Exposure to chemical bisphenol A (BPA), commonly found in plastic household items like plastic cans and bottles, can cause fertility defects in adults, a new study on mice has revealed.
University of Illinois scientists have found that chronic exposure to low doses of BPA can impair the growth and function of adult reproductive cells.
Jodi Flaws, who led the study with graduate student Jackye Peretz, said that a healthy, mature follicle, called an antral follicle, includes a single egg cell surrounded by layers of cells and fluid that support the egg and produce steroid hormones.
"These are the only follicles that are capable of ovulating and so if they don't grow properly they're not going to ovulate and there could be fertility issues," she said.
"These follicles also make sex steroid hormones, and so if they don't grow properly you're not going to get proper amounts of these hormones.
"Such hormones are essential for reproduction but they're also required for healthy bones, a healthy heart and a healthy mood," she added.
Human studies have found BPA in many tissues and fluids, including urine, blood, breast milk, the amniotic fluid of pregnant women, and the antral fluid of mature follicles.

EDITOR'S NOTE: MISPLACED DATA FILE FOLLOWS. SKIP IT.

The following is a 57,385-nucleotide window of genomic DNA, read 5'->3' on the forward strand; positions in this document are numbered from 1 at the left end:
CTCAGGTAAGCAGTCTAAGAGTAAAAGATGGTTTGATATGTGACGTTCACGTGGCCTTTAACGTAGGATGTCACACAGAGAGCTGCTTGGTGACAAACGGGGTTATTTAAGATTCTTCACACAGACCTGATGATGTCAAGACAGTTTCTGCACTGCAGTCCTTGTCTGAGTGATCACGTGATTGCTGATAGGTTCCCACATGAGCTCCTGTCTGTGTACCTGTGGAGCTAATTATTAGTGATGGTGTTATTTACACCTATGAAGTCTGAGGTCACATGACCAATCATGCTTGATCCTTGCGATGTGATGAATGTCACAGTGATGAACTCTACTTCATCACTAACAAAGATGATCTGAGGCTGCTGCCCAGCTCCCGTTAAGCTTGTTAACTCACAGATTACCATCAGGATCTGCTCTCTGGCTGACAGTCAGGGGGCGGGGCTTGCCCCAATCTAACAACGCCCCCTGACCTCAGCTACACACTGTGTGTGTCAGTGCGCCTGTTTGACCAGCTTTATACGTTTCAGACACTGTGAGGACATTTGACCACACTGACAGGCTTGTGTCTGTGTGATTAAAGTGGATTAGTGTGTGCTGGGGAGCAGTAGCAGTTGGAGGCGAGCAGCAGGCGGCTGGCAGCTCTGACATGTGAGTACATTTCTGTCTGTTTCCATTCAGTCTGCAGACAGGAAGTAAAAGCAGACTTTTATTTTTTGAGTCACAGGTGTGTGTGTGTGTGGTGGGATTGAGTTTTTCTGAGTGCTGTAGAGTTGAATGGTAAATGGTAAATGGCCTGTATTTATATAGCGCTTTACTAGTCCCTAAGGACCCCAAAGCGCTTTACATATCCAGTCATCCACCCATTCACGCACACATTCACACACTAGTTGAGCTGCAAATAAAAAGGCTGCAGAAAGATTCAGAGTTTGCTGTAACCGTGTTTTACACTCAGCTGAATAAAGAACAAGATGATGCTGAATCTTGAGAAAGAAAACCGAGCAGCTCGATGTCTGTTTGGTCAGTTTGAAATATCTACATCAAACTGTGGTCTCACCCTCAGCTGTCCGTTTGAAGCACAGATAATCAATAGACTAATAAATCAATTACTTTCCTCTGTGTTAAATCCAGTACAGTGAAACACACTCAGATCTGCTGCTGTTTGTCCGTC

The new study showed that follicle growth was impaired after 48 hours of exposure to BPA.
There were also reductions in three key steroid hormones - progesterone, testosterone and estradiol - within120 hours of exposure to BPA.
After the exposure, mouse follicle cells produced about 85 percent less estradiol, 97 percent less progesterone and 95 percent less testosterone.
Previous studies have already shown that exposure to plastic chemical reproductive problems in the offspring of pregnant mice.
The new study points to possible concerns in adults as well, Flaws said.
"I think there's a need for more studies where people look in adult humans to see if BPA is affecting follicle growth and steroid hormone levels," she said.
If it is, that might help explain some infertility or menopausal symptoms, she adds.
The findings were presented at annual meeting of the Society for the Study of Reproduction.